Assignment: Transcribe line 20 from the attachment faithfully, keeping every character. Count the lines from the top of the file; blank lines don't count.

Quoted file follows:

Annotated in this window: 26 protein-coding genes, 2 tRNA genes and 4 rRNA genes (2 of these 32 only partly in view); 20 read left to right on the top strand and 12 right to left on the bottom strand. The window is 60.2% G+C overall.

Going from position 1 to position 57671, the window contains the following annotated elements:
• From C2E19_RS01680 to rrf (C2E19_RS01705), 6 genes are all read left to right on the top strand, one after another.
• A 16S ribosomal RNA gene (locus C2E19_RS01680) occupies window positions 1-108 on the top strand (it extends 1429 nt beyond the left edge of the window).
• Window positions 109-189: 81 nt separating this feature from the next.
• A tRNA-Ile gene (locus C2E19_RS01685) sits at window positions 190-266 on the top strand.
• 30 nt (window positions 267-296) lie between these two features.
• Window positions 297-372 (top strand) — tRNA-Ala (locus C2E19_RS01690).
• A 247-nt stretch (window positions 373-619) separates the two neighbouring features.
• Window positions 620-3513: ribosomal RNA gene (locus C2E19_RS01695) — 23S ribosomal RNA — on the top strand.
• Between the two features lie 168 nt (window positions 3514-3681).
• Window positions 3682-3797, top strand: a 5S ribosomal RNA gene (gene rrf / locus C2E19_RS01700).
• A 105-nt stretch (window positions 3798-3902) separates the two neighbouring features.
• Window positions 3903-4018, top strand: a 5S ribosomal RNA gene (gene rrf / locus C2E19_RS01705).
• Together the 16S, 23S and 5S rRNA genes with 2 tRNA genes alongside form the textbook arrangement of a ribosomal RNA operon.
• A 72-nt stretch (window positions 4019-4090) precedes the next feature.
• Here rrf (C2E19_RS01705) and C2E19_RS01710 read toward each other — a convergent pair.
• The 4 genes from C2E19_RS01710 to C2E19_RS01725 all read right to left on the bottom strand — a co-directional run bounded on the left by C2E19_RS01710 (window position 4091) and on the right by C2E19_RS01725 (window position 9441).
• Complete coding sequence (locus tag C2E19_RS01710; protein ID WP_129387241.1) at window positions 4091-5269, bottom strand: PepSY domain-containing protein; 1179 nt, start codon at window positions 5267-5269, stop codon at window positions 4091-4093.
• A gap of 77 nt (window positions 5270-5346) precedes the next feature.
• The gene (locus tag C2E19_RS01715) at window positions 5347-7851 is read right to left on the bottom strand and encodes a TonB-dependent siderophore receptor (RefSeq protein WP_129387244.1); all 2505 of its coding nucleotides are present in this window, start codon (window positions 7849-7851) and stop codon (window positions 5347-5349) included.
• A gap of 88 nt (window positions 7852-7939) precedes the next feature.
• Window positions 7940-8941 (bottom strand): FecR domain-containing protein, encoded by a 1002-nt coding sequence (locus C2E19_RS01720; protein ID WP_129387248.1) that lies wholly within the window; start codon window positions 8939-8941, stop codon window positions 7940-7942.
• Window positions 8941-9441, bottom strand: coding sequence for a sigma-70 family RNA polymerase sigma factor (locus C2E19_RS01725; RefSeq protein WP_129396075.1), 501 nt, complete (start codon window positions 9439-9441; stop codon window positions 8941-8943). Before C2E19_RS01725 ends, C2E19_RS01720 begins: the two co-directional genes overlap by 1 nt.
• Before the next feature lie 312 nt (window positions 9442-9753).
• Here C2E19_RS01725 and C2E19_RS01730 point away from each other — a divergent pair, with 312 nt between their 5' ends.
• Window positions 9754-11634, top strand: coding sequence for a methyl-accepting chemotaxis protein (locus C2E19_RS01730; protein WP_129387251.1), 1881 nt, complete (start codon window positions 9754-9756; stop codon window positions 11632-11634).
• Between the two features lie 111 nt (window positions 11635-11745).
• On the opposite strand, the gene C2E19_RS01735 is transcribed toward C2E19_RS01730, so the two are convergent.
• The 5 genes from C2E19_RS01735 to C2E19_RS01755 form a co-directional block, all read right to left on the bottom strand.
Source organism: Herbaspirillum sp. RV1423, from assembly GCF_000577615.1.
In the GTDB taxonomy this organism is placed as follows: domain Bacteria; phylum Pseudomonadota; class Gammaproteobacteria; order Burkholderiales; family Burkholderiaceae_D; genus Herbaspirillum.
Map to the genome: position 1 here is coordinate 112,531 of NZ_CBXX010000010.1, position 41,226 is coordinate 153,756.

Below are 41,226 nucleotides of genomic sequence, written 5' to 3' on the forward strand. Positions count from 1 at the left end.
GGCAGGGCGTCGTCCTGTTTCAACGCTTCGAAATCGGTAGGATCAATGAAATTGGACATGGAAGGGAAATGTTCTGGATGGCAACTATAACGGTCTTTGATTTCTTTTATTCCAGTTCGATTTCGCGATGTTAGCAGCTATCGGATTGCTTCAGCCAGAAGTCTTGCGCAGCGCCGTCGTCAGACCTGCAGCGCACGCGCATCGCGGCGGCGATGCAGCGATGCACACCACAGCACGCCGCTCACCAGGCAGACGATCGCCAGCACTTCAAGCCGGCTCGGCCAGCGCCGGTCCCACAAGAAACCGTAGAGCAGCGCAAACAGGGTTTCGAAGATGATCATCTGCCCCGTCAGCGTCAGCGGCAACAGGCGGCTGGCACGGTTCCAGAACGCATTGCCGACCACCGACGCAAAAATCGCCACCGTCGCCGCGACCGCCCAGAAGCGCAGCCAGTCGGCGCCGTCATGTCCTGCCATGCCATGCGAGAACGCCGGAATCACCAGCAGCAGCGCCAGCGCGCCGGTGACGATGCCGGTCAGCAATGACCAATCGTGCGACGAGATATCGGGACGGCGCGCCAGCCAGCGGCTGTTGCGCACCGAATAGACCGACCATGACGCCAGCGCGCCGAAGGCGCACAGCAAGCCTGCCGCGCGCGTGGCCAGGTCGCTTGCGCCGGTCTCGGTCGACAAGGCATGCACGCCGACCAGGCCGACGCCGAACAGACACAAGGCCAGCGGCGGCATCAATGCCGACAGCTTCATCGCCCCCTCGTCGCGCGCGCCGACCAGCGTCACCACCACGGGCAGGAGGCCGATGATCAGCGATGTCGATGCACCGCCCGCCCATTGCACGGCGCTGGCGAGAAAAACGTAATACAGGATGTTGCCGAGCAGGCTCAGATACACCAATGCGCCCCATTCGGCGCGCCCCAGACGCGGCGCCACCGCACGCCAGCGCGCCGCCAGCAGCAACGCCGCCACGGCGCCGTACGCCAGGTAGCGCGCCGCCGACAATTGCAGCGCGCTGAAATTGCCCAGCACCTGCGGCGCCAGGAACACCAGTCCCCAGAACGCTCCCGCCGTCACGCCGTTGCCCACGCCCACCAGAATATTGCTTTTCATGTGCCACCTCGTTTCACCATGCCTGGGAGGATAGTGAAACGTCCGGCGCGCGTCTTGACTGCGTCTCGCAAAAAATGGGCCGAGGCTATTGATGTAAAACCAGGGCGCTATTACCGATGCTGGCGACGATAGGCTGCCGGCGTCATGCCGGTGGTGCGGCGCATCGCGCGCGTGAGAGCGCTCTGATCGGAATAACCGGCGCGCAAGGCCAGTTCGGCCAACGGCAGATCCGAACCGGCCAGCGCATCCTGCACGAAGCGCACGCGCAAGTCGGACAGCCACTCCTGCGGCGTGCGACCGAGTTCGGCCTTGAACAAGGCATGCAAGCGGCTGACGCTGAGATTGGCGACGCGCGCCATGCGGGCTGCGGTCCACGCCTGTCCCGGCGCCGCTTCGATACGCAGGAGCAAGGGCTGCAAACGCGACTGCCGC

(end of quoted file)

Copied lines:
• A gap of 77 nt (window positions 5270-5346) precedes the next feature.